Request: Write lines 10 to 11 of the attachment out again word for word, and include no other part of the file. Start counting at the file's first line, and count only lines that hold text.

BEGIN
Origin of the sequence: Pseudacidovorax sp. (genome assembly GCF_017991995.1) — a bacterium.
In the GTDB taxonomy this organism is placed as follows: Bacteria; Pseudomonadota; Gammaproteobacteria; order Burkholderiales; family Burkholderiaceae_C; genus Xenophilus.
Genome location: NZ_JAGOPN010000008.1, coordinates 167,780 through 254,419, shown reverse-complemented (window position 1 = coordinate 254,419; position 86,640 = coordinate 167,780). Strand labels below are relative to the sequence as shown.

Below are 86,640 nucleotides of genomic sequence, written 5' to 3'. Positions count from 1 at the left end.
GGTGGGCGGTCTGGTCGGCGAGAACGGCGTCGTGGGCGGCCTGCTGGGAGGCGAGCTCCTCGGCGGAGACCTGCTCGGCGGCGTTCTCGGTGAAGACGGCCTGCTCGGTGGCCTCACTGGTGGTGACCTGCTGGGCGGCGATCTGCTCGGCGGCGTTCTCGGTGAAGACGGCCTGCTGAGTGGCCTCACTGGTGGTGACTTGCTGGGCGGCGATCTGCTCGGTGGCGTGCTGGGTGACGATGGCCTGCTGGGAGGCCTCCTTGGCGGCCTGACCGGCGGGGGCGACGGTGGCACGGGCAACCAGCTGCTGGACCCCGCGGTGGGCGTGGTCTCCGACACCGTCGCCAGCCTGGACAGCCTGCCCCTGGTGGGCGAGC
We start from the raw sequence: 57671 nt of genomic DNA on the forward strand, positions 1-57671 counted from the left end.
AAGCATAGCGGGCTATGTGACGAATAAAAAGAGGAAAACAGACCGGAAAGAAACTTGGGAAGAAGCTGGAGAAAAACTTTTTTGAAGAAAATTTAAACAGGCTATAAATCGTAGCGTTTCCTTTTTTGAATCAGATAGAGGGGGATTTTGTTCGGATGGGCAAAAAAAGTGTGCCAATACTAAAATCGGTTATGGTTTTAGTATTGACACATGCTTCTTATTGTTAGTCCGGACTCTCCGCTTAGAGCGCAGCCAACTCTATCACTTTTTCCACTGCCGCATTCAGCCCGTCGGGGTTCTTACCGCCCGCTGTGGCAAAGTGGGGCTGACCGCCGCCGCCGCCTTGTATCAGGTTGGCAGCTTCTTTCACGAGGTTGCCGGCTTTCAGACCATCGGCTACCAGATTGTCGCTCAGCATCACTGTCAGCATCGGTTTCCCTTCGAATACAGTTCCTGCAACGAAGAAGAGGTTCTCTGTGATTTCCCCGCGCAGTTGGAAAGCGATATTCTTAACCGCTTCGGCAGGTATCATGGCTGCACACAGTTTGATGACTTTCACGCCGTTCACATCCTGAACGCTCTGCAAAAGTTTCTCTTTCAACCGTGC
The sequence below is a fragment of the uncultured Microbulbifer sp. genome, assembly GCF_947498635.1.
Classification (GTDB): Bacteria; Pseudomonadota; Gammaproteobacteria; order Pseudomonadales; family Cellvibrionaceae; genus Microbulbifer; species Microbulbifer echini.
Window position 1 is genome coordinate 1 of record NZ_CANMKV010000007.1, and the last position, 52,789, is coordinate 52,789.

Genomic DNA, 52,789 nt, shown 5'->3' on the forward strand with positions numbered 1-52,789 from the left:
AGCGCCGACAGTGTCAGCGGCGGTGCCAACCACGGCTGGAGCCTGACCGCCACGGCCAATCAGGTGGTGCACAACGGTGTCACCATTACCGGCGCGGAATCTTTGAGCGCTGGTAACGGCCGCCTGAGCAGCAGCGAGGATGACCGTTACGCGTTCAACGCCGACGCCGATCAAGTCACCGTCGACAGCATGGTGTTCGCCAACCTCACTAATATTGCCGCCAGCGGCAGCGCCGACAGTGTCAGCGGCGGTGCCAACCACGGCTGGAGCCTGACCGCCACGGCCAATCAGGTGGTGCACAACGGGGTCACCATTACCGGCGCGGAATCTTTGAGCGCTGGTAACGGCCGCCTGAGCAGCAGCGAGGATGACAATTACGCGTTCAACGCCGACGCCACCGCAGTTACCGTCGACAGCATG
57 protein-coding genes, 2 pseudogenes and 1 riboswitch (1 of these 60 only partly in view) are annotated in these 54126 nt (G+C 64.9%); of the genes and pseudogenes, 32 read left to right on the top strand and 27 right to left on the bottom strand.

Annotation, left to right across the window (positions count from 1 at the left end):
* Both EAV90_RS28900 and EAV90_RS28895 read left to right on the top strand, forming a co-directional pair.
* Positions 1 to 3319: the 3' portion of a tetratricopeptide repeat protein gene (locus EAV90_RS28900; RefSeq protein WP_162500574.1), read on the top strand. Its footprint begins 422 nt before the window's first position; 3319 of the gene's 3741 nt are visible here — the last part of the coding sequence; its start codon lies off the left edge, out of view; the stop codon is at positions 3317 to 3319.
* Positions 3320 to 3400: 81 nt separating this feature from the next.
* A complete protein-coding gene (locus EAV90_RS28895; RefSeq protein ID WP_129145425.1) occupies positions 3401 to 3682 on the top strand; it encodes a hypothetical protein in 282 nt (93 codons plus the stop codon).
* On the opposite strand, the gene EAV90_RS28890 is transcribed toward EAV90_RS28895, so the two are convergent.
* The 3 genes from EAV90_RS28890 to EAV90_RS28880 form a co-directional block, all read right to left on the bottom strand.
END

Window position 1 is genome coordinate 1 of record NZ_CANMKV010000007.1, and the last position, 52,789, is coordinate 52,789.

Genomic DNA, 52,789 nt, shown 5'->3' on the forward strand with positions numbered 1-52,789 from the left: